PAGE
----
'Made in Glasgow'

Solo Show at Glasgow School of Arts, Glashow, U.K.

Made in Glasgow

- Ravikumar Kashi

Living out of a suitcase in a foreign land makes one acutely aware of the few objects in one’s spartan room. Personal belongings that can fit in a small suitcase are all that one possesses. These bare essential things are in sharp contrast to the luxurious belongings that dot the home. And add to this the frequent trips to the super market to buy, and a new insight is gained into the relation between man-object and the state of possession, as well as that of identity.

Objects have several lives. Starting from the factory and ending in the buyer’s hands, they go through a series of hands. The instant an object passes through the cash counter and comes into the buyer’s hands, it gains a new identity. A mass-produced object becomes a personal possession. It is described as “my shoes”, “my shirt”, “my brush”, “my gloves” and so on. By the association and touch of the owner, it begins a new life. Again when the object is discarded and dumped in a dust bin, it loses this unique identity and is termed as `waste.’ It becomes trash like everything else in that category.

The intermediate space between buying and discarding, the phase of possession, how it alters the character of the object, is interesting. While it is in the possession of the owner, he considers it an extension of his ‘self.’ It is assumed that the choice of the product, its brand and allied qualities, somehow, reflect his personality; though there would be hundreds and possibly thousands of people using similar products from the same brand. Those who use these branded objects, at times, feel that the brand image as shown in the media will rub off on them as well, changing the perception of their personality by others. The object fills an existing lacuna in his personality and turns him into a ‘complete man’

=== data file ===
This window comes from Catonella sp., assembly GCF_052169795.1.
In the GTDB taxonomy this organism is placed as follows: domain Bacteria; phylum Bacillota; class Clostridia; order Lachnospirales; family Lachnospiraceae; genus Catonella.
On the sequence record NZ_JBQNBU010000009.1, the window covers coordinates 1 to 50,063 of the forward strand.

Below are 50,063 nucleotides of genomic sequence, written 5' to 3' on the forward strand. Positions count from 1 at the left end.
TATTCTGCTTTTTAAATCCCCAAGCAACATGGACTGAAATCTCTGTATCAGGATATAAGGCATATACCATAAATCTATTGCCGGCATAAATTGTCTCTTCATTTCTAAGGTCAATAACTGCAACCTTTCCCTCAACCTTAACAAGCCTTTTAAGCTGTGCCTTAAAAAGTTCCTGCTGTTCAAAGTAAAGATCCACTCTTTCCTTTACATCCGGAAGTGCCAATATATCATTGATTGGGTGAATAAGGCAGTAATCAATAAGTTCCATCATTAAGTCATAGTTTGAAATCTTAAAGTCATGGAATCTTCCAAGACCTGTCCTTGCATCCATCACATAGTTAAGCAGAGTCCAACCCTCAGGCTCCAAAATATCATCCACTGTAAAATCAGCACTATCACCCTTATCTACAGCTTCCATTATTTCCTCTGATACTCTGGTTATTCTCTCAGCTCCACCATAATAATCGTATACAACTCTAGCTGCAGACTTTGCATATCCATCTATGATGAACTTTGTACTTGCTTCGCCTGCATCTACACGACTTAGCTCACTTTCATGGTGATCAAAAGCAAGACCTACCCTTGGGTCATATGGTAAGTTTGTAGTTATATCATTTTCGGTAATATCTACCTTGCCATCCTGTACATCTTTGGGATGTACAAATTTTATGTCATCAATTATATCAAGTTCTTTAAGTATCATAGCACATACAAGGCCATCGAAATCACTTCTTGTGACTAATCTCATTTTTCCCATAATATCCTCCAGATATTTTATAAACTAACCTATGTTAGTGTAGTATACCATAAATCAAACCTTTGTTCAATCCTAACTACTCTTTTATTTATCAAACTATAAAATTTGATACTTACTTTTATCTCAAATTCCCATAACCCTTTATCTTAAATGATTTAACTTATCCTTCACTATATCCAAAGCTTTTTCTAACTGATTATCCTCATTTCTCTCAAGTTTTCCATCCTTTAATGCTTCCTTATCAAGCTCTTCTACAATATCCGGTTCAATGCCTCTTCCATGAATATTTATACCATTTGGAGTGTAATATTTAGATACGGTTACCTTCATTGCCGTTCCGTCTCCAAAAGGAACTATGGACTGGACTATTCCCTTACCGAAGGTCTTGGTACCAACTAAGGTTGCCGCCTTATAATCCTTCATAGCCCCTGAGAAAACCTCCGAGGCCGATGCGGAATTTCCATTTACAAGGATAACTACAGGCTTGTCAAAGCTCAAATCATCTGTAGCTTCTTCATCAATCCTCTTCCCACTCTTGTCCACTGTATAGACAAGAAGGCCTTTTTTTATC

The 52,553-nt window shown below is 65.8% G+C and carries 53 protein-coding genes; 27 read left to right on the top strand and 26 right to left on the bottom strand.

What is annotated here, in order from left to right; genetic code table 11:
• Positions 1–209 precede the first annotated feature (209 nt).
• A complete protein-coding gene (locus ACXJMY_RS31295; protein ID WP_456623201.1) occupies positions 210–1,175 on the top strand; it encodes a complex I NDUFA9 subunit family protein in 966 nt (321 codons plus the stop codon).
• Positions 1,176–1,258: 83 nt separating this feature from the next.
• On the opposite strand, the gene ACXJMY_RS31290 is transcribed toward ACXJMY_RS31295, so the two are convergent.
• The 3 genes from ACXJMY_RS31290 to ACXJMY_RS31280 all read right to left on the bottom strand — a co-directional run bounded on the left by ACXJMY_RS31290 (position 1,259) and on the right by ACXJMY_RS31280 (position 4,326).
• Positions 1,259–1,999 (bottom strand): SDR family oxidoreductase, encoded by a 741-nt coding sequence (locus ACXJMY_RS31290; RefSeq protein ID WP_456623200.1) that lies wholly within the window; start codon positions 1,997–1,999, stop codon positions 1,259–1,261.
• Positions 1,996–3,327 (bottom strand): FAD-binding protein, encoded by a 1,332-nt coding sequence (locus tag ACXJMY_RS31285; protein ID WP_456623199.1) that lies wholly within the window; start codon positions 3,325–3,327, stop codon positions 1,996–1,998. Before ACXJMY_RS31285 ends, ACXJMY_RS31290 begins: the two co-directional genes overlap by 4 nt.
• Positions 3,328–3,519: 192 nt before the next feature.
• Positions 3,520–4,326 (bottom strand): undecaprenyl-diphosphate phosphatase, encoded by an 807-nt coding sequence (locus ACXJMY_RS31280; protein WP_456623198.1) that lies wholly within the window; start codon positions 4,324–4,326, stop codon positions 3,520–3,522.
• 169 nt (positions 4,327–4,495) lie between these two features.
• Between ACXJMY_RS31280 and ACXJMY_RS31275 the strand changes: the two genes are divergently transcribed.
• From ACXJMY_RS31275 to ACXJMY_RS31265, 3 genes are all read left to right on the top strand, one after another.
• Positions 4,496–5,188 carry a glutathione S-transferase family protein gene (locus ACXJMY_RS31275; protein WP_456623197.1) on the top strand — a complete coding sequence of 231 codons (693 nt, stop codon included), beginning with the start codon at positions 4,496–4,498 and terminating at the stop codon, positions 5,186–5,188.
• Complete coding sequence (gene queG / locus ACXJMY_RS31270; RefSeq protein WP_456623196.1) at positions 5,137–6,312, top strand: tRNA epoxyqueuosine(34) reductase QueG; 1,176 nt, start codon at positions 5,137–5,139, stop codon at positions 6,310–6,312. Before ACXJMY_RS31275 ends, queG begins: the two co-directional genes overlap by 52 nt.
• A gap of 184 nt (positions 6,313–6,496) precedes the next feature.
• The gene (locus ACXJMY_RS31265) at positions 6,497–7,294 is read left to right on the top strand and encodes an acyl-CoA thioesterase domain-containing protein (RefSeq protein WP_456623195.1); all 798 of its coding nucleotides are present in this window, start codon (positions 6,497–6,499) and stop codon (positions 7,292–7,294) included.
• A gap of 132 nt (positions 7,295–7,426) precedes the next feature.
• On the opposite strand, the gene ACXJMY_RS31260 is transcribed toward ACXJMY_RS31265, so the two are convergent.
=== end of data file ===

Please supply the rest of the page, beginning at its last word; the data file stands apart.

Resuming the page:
In some cases, this association of man-object actually brings an aura to the object, lifting it from the impersonal anonymity of its earlier life. The clothes and accessories of celebrities are auctioned every now and then to raise funds for some cause or other. These objects have additional worth now that the ‘stars’ have used it. The object becomes a mini-celebrity in its own right and people pay large sums of money to possess them for their fetish value.

In on other instances, where the owner has died, like a famous artist or an author- brushes, tubes and easel, or pen, notebook used by that famous personality would be preserved in a showcase in a dimly lit corner of a museum. The object substitutes his presence and continues the legend.

When I present objects like gloves, shoes and brush as “My shoes”. “My gloves”, “My brush” a similar question can be raised. How much of it is actually mine To what degree the identity of the object is coloured by the association Instead of naming it “My brush” if I identify the work with the title “Van Gogh’s brush” would the significance and value of the object alter drastically What is the relation between the title and the visual . The set of works titled `Desire’ are about the habits of possession/consumption. In our day-to-day life, we see media playing on people’s desires. The patterns of possession/consumption and the subjective nature of what is necessity or luxury are brought into focus. Is the quantity of possession directly proportionate to happiness it can generate.

Again, living in a foreign land also heightens ones sense of identity, upbringing and culture. Metaphorically speaking that little suitcase I carry around not only contains my physical belongings but my entire history. Would a change in citizenship alter that inner status radically When people settle abroad won’t they carry this identikit, their sole possession, with them all along Contrast this to the playful face painting, of favourite nations flag colours, just to express solidarity with that team.

Paper has this fragile quality, which suits the fleeting quality of desire. The frail nature of paper is also in tune with transient desire, as it can change its state, unlike rock, and take a new shape with some effort. And, paper documents views / arguments / events / histories for posterity, knowing fully well it won’t last forever.